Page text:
- In the bowl of the stand mixer fitted with the whisk attachment, whisk the eggs and sugar until light and thick and frothy. The mixture should triple in the volume. About 10 – 12 minutes on medium to high speed.
- In a large measuring cup, combine the butter, milk, cardamom, rosewater and saffron mixture.
- Using a large slotted metal spoon (or a wooden spoon), gently fold in the dry and wet ingredients into the eggs, beginning and ending with flour. Fold from top to bottom until combined.
- Pour into the prepared cake pan. Sprinkle with the toasted sesames.
- Bake for 35 to 40 minutes, or until a skewer inserted in the middle come out clean and the cake has shrink from the sides.
- Cool completely on a wire rack before inverting.
- Serve with tea or chai b haleeb (milk tea).
- Store in an airtight container in the fridge for three days.
Join us at the MENA cooking group next month for recipes from Lebanon.
Check out more Middle Eastern sweet recipes here:
i had a question, when i made this when i was on step 6 is got chunky almost if there was rice or something in it, was is supposed to be like that?
Hi, that is strange. Did you melt the butter? It’s the only thing I can think of.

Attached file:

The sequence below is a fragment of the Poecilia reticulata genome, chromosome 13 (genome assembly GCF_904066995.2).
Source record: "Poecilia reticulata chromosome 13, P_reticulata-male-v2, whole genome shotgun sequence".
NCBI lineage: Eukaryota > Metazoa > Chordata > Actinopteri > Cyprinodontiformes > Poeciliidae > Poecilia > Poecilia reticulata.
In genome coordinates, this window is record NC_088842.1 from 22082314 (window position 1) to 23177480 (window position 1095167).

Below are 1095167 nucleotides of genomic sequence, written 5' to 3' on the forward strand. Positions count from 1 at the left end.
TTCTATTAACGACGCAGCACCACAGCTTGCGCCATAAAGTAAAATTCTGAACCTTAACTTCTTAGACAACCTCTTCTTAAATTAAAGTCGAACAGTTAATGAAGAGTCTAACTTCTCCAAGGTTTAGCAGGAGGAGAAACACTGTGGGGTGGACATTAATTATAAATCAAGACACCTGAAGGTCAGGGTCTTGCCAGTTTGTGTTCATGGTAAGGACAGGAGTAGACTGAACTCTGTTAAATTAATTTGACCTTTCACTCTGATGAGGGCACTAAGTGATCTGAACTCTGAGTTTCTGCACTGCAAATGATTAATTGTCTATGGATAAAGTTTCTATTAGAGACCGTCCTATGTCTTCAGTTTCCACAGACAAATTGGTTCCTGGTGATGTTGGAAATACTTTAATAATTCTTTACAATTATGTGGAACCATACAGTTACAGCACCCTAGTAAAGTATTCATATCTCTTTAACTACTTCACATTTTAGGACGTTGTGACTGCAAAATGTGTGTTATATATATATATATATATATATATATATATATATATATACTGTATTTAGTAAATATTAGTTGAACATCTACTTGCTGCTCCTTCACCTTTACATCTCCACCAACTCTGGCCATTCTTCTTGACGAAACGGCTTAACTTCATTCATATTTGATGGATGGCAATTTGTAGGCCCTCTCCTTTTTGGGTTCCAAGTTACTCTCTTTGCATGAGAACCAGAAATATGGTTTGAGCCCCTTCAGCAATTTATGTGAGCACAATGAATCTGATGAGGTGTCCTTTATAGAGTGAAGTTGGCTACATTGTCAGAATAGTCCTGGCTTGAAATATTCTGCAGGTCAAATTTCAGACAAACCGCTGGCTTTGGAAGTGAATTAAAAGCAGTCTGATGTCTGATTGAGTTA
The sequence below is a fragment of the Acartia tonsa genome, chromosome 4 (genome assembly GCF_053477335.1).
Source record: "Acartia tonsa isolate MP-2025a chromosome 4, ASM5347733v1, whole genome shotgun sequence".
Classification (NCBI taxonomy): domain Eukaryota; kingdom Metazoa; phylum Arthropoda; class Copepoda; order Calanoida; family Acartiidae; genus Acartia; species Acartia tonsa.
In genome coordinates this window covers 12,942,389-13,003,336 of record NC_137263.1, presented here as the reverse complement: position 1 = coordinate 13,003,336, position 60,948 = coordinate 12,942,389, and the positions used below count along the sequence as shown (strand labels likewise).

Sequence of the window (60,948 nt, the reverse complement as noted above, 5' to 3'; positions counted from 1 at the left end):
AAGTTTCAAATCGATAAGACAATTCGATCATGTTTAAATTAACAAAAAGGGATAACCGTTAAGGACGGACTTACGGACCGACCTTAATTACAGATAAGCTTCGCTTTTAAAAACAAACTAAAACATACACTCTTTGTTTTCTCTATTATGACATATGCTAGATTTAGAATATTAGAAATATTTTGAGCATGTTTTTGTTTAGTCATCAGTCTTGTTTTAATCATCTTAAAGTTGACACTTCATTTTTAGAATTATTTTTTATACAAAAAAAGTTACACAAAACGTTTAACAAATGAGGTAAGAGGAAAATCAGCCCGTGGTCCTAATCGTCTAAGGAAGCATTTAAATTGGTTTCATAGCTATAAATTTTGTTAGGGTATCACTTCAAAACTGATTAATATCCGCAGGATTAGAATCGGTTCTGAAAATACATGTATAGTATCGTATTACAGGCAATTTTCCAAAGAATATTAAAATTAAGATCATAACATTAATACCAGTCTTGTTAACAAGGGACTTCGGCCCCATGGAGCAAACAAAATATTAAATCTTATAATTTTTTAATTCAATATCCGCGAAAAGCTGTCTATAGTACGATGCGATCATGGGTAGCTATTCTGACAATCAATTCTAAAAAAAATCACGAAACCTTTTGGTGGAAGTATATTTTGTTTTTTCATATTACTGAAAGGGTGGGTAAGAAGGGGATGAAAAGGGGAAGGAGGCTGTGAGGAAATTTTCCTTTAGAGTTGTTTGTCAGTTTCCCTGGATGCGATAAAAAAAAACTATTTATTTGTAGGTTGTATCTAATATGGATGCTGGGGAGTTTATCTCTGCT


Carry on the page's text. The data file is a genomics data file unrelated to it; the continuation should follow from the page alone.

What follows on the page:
I would love to have more recipes regarding breakfast especially Emirates Breakfast if anyone suggests please
Thank you for this recipe! I made it for a Kuwaiti for her birthday because I knew she missed home. I’m not exactly a baker, but it turned out PERFECT she said. That speaks volumes for this recipe. Thanks again!
Thank you for your message and I am glad the recipe was such a hit!
A flavorful and yummy cake.
yummy cake looks really delicious!!!
G’day Evelyne Your cake looks great and delish! Congrats on also completing this month’s MENA Kuwait challenge! Cheers! Joanne
Thanks Joanne, looking forward to your blog return soon!
saffron, cardamom, rose water and toasted sesame seeds – I can smell it already. What a wonderful post and delicious sounding cake!
I’ve never heard of this, but boy does this sound decadent. I think I need to stay away from the sweets a while. Wait who am I kidding, if I could I would make this lol
This is so exotic and beautiful, Evelyne. I love saffron and cardamom you used here. The cake must have tasted wonderful.
This sounds delicious and intriguing! I am so curious to try this based on those flavours 😀
What a glorious cake! I love the addition of sesame seeds for an unexpected crunch!!!
Wow… ur cake looks fantastic! I followed the recipe that was provided since my search did not give me any other recipe… nontheless, it was such a nice cake… looks nice and spongy… the flavors are amazing, isn’t it? 🙂
I love food from that region of the world. The cake is truly exotic and something I’d love to taste.
What a delicious cake I love all those flavors, Evelyne!
Sorry spelling mistake, i meant lingers.
Thanks Asmaa and yes the taste lingers so much we forget how to spell it is so good!
I really loved making and eating gers ogely too the flavour just lingures on the tongue for long after you’ve finished eating which was something so different for me also.
This was a new experience for me too … using cardamom in a cake was very clever and very Arabian. Thanks for joining in this month… it was fun